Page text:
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Do you have the courage to confront your fears? If you don't, they will subconsciously influence your decisions and actions. Certain fears are particularly important to acknowledge if you want to succeed with continuous improvement. These would include the fear of power loss, the fear of regret, the fear of losing face, the fear of falling behind and the fear of losing friends.
When these fears are prevalent, openness and creativity are replaced by watching your back and looking good. And when those motives drive you, you will never truly succeed.
Do you have the courage to distribute the decision-making power and ability in your organization or are you afraid your colleagues will prove to be at least as capable as you are?
Driven by fear of losing it, managers will hold onto power by centralizing decision-making and hoarding information. When this is the case, the majority will never be given an honest chance to contribute to continuous improvement.
The courageous know that true power is gained by sharing knowledge, not hoarding it. Only the courageous can access the full power of their organization, because only when you let go of your fear of losing power will you be able to launch a way of working with continuous improvement where everyone is empowered to engage.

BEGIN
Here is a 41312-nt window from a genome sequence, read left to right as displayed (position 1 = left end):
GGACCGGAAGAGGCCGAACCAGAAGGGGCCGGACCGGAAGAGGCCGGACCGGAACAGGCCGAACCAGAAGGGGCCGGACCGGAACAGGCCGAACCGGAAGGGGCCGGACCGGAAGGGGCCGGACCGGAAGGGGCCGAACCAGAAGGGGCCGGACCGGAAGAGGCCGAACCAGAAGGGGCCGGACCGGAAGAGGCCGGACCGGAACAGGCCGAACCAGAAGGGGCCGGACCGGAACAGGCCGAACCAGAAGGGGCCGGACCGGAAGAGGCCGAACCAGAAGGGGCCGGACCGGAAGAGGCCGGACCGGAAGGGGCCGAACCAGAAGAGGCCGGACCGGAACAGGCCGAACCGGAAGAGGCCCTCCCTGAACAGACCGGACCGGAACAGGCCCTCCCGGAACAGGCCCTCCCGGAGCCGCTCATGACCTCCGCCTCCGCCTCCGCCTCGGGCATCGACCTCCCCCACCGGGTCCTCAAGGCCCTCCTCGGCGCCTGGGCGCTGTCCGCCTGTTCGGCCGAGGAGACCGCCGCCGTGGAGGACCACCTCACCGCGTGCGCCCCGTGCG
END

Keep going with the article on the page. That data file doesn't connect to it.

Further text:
Do you have the courage to let go of your point of view or are you afraid that taking another perspective will make your previous choices appear less than optimal?
From time to time I hear people asking, "Why didn't we do this earlier?" To me, the question has a simple answer: "Because you didn't know then what you know now." Your decision to change is in fact a sign of learning that should be celebrated and not a reason for regret.
When fear of regret becomes overwhelming, you will defend the perspective that makes your previous choices seem rational. Unfortunately, by defending your history, you also prevent yourself from creating a better future.
The courageous accept what is and let go of what was to create the future they desire. Only the courageous can change their perspective without fear of regret, since they know that they have done and will do the best they can in every situation. Without fear of regret, you will go from defending your own viewpoint to sharing each other's perspective, and only then will you learn from each other and give yourselves optimal conditions for creating the future you truly desire.
Do you have the courage to stop window dressing and point out the purposeless activities you see or are you afraid of being put in the naughty corner?
In the short tale "The Emperor's New Clothes," two weavers promise an emperor a new suit of clothes that is invisible to those who are unfit for their positions, stupid or incompetent. When the emperor parades before his subjects in his new clothes, it takes the untainted mind of a child to point out the obvious fact that the emperor is naked. When you see the kind of behavior the tale illustrates in an organization, you know that fear of losing face is in the air. When it is, you will hear a lot of talk about following routines and preparing for audits but not as much about shared purposes and customer needs. This is a sign that the original intention of things has been lost and that you have started doing them for their own sake.